C. Plaintiffs Have Failed to Assert Colorable Claims Against Fields for Negligence and Vicarious Liability
Defendants dispute whether Plaintiffs have stated any claim for negligence against Fields, much less a colorable one. D.E. 11 at 3. Defendants argue " there are no facts in the Complaint supporting an inference that Fields could reasonably be held liable for such a claim." Id. at 5-6. Plaintiffs, on the other hand, claim that:
there appears to be sufficient allegations in the Plaintiffs' Complaint to sustain a claim for ordinary negligence under Kentucky common law, since the Plaintiffs have alleged that " the Defendants ha[d] a duty to prevent dirt, dust, debris or other flyable materials from escaping their permitted boundaries and entering upon the Plaintiffs' property and contacting the Plaintiffs' person," but that nonetheless " the Defendants have allowed dirt, dust, debris and other flyable materials to escape their permitted boundaries and enter upon the Plaintiffs' home, property and contact the Plaintiffs' person," and have also " failed to undertake reasonable methods to control the effects of [their] operations. Furthermore, Plaintiffs' Complaint contains repeated allegations of " reckless" misconduct, and also includes a specific allegation " [t]hat the Plaintiffs' person and property have been damaged by the Defendants' acts and failures to act as more specifically set forth above."
D.E. 8-1 at 11 (markings in original).
Under Kentucky law, the elements a plaintiff must plead to state a cause of action for negligence are: " (1) the existence of a duty, required by law, which requires the defendant to conform to a certain standard of conduct; (2) failure on the defendant's part to conform to that standard; (3) a causal connection between the defendant's conduct and injury to the plaintiff; and (4) actual loss or damage." Radcliff Homes, Inc. v. Jackson, 766 S.W.2d 63, 68 (Ky. App. 1989).
Even under the more lenient Kentucky pleading standard, Plaintiffs have not properly stated a claim for negligence against Fields. Under Rule 8.01, the function of pleadings is to give notice to the opposing party. Smith, 777 S.W.2d at 915. There is nothing in Plaintiffs' Complaint that would put Fields on notice that he is being sued for negligence. Although Plaintiffs point to language in the Complaint stating that " the Defendants have a duty to prevent dirt, dust, debris or other flyable materials from escaping their permitted boundaries and entering upon the Plaintiffs' property and contacting the Plaintiffs' person," this language is stated in connection with Plaintiffs' claims for trespass, assault, and battery. See Complaint at ¶ ¶ 18-21. The Complaint is devoid of allegations that can fairly be read as claiming negligence, breach of duty causing injury, or failure to follow the standard of ordinary care. Under Kentucky law, complaints can be conclusory in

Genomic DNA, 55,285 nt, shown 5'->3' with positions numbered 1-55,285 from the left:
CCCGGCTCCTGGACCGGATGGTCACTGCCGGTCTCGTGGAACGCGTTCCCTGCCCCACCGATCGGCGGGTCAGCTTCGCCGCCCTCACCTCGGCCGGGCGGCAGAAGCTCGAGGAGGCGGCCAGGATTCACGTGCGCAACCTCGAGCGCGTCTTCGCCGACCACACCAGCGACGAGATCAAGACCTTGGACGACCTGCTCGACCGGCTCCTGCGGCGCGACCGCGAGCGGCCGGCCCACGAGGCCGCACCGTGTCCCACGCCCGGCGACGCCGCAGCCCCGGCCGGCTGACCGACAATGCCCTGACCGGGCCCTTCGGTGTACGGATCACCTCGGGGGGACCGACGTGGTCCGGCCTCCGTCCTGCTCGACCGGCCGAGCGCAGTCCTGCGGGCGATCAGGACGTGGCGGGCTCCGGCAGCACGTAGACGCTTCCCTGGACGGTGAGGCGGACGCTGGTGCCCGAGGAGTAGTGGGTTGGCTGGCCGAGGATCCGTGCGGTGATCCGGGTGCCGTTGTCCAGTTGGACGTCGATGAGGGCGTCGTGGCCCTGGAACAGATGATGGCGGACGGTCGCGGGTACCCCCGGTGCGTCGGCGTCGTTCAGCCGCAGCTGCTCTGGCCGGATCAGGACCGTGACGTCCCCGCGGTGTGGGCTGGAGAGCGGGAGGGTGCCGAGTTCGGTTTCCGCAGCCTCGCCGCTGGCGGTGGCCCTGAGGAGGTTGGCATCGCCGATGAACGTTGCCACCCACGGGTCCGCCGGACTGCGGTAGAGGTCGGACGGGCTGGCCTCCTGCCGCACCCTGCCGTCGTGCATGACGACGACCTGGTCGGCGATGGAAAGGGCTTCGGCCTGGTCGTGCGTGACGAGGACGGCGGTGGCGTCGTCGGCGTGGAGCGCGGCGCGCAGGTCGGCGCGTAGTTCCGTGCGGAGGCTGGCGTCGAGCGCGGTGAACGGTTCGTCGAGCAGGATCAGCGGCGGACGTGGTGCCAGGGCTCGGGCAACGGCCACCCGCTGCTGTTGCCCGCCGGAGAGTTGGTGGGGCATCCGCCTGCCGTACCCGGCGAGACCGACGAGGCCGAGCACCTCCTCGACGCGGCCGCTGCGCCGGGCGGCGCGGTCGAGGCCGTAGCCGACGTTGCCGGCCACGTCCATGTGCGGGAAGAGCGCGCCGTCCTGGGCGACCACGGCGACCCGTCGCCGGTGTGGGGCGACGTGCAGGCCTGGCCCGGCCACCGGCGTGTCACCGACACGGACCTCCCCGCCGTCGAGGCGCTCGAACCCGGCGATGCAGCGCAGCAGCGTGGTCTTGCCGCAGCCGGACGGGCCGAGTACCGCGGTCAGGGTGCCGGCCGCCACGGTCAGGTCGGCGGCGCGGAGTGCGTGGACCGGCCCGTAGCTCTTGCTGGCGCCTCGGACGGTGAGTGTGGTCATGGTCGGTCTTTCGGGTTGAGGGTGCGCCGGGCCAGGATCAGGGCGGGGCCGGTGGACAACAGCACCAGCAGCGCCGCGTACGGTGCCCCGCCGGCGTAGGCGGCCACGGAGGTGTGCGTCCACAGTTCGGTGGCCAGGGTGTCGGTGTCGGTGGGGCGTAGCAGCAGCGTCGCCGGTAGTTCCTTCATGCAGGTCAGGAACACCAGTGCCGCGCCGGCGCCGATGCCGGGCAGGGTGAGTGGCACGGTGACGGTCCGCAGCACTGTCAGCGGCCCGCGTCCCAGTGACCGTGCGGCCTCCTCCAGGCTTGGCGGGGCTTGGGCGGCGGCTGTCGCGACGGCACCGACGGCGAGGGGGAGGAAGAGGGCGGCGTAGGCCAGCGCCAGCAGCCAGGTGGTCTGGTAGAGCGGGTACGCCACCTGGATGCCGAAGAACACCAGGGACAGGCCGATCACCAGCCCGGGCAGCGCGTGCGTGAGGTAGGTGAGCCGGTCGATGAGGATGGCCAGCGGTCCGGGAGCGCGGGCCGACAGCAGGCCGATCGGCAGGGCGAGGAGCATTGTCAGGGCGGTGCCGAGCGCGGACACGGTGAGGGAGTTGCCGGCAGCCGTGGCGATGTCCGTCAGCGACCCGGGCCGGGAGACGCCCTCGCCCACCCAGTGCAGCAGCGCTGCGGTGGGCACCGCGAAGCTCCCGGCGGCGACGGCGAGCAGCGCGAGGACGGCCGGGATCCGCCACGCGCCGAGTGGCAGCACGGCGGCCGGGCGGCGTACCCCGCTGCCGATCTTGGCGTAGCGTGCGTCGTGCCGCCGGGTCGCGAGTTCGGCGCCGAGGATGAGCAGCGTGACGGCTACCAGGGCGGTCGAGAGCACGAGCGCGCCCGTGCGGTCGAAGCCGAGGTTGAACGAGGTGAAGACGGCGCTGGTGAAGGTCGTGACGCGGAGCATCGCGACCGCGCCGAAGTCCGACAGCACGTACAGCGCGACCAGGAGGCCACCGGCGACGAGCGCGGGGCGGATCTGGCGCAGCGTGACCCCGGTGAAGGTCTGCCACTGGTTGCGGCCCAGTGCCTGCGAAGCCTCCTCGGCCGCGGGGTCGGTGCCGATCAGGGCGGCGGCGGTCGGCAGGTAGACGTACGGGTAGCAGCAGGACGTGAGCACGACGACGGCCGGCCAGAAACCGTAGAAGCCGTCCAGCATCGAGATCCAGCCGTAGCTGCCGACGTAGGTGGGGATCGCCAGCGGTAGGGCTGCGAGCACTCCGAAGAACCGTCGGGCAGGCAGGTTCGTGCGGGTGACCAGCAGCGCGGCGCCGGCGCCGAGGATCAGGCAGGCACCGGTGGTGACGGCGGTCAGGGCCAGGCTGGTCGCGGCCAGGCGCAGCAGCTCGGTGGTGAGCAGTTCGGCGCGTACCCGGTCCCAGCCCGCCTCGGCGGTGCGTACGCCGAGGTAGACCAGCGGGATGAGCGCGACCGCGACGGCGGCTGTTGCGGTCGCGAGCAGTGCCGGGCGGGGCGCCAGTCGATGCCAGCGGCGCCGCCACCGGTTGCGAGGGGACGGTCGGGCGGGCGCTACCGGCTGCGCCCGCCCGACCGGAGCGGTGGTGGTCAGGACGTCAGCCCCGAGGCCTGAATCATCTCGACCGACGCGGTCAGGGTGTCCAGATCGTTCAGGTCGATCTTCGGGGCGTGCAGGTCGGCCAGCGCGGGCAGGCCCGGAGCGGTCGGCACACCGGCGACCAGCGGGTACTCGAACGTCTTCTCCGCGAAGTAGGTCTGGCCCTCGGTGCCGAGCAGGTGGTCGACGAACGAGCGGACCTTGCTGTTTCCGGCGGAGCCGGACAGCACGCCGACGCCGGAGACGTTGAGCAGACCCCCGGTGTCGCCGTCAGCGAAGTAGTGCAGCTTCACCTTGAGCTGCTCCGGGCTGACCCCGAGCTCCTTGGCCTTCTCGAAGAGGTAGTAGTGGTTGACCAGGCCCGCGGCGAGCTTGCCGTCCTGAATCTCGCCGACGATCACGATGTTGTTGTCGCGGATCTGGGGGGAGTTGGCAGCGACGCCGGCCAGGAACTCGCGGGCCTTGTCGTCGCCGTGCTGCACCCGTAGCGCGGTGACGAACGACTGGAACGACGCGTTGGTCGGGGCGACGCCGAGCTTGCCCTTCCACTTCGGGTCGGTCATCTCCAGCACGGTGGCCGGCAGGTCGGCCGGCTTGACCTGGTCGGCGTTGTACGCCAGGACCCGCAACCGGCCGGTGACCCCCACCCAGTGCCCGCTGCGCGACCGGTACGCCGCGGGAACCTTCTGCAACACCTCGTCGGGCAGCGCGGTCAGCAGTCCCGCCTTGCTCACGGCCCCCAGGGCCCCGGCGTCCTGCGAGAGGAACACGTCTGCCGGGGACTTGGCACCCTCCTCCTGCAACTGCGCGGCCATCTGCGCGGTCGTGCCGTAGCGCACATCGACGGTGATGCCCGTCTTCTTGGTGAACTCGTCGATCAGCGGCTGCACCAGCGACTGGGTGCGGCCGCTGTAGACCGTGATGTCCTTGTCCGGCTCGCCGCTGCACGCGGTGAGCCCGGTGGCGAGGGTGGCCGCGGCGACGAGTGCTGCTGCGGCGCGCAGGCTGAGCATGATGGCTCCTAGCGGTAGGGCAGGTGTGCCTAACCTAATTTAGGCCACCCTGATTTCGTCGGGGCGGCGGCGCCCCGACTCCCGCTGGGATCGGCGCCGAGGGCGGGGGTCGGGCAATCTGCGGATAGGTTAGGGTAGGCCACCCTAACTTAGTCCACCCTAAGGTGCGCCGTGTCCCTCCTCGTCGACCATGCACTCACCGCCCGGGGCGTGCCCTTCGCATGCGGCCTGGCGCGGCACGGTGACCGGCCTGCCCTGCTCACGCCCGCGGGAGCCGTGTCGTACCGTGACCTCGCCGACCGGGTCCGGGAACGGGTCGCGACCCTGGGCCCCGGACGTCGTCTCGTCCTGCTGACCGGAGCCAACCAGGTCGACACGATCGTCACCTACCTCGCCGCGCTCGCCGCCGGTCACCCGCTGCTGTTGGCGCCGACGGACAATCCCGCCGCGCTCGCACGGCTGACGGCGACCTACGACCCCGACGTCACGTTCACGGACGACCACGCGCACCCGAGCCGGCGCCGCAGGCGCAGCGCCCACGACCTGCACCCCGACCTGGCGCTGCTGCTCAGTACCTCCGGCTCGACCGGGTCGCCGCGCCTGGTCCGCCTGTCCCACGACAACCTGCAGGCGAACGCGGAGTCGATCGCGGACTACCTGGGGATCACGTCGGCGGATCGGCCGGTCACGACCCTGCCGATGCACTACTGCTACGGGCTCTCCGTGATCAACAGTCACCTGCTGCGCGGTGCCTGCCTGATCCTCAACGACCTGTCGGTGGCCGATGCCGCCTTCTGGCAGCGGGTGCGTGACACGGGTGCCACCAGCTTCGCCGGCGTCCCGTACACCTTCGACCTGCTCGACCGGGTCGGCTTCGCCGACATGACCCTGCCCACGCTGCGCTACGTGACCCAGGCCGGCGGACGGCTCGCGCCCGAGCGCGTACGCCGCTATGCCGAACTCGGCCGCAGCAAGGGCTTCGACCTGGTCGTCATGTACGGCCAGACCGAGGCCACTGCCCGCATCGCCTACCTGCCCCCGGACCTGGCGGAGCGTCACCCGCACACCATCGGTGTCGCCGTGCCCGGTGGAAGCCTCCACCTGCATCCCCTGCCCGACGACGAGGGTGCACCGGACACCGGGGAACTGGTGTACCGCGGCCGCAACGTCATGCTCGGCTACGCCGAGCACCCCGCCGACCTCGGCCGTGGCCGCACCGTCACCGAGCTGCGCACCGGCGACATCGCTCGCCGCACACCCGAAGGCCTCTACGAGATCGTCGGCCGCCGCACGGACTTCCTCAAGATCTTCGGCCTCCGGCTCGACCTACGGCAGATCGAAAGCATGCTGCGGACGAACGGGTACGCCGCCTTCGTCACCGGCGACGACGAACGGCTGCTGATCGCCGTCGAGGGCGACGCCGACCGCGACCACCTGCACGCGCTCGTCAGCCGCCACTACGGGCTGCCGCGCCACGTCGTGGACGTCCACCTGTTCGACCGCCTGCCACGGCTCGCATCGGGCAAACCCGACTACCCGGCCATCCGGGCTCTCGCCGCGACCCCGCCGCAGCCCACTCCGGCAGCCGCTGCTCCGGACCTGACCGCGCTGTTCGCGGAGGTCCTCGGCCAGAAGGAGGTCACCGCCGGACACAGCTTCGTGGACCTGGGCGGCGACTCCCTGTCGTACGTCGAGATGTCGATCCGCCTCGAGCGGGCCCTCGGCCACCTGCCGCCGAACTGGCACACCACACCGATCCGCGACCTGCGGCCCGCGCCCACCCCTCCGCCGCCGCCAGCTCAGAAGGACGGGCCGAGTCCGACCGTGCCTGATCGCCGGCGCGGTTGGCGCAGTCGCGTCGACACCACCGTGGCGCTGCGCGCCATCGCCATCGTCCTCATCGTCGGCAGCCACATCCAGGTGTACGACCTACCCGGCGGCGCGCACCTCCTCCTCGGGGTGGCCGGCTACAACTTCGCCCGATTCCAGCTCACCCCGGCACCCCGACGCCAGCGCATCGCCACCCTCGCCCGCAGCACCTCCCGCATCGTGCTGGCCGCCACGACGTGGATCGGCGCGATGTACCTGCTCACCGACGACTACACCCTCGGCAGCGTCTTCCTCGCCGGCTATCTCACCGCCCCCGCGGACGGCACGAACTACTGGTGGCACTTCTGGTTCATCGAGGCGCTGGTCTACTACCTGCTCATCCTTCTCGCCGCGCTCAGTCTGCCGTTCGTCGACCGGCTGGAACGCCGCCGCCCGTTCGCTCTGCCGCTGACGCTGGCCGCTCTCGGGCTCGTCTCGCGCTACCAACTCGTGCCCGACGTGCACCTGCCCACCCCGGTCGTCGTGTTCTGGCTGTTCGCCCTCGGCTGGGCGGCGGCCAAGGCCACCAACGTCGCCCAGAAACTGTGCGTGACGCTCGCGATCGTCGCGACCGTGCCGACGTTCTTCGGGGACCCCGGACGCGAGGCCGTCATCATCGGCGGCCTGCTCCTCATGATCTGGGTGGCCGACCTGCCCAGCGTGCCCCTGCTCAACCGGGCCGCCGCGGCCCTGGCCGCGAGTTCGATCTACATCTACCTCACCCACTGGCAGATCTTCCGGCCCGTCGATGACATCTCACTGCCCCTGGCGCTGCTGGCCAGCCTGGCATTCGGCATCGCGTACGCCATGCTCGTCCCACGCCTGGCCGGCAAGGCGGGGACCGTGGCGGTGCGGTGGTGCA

nature as long as fair notice is given. Pierson Trapp Co., 340 S.W.2d at 460. Here, however, the Complaint fails to give notice that Plaintiffs claim negligence against Fields. As a result, there is no colorable cause of action against Fields for negligence.
Defendants also dispute whether Plaintiffs have asserted a colorable claim for negligent supervision against Fields. D.E. 11 at 5, n.2; see also D.E. 8-1 at 16 (arguing that Fields's affidavit " still permits the possibility that Fields may have negligently or tortiously supervised the specific activities or omissions that Plaintiffs allege likely caused their alleged damages" (emphasis in original)). Kentucky recognizes the tort of negligent supervision and notes that an individual may be personally liable " in management and supervision of corporate employees and corporate activities." Smith, 777 S.W.2d at 914. For the reasons previously discussed, Plaintiffs have failed to plead a claim of negligent supervision against Fields. The Complaint is devoid of facts or conclusions that would put Fields on notice that he is being sued for negligent supervision. Because Plaintiffs have failed to properly plead this cause of action against Fields, they have not asserted a colorable claim against Fields for negligent supervision.